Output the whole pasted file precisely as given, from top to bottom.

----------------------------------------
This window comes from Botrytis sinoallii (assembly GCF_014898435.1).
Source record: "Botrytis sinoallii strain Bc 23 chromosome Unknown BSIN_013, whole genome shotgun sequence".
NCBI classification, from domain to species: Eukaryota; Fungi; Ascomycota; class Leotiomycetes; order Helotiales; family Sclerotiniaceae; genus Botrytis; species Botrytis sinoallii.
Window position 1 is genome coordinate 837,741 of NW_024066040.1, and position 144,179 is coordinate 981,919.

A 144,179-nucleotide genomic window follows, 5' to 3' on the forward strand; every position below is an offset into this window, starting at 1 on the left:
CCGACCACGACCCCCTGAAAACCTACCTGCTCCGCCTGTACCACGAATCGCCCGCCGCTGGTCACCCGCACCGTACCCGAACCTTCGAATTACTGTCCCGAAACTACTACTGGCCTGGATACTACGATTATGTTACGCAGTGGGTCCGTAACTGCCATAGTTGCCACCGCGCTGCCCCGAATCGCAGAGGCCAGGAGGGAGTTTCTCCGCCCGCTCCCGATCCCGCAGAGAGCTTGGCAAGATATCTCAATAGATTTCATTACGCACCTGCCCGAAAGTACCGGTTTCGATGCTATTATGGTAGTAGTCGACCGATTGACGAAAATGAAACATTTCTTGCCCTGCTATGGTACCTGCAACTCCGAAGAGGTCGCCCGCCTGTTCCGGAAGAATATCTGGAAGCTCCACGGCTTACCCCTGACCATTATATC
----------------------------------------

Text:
This window comes from Botrytis sinoallii (assembly GCF_014898435.1).
Source record: "Botrytis sinoallii strain Bc 23 chromosome Unknown BSIN_013, whole genome shotgun sequence".
NCBI classification, from domain to species: Eukaryota; Fungi; Ascomycota; class Leotiomycetes; order Helotiales; family Sclerotiniaceae; genus Botrytis; species Botrytis sinoallii.
Window position 1 is genome coordinate 837,741 of NW_024066040.1, and position 144,179 is coordinate 981,919.

A 144,179-nucleotide genomic window follows, 5' to 3' on the forward strand; every position below is an offset into this window, starting at 1 on the left:
CCGACCACGACCCCCTGAAAACCTACCTGCTCCGCCTGTACCACGAATCGCCCGCCGCTGGTCACCCGCACCGTACCCGAACCTTCGAATTACTGTCCCGAAACTACTACTGGCCTGGATACTACGATTATGTTACGCAGTGGGTCCGTAACTGCCATAGTTGCCACCGCGCTGCCCCGAATCGCAGAGGCCAGGAGGGAGTTTCTCCGCCCGCTCCCGATCCCGCAGAGAGCTTGGCAAGATATCTCAATAGATTTCATTACGCACCTGCCCGAAAGTACCGGTTTCGATGCTATTATGGTAGTAGTCGACCGATTGACGAAAATGAAACATTTCTTGCCCTGCTATGGTACCTGCAACTCCGAAGAGGTCGCCCGCCTGTTCCGGAAGAATATCTGGAAGCTCCACGGCTTACCCCTGACCATTATATC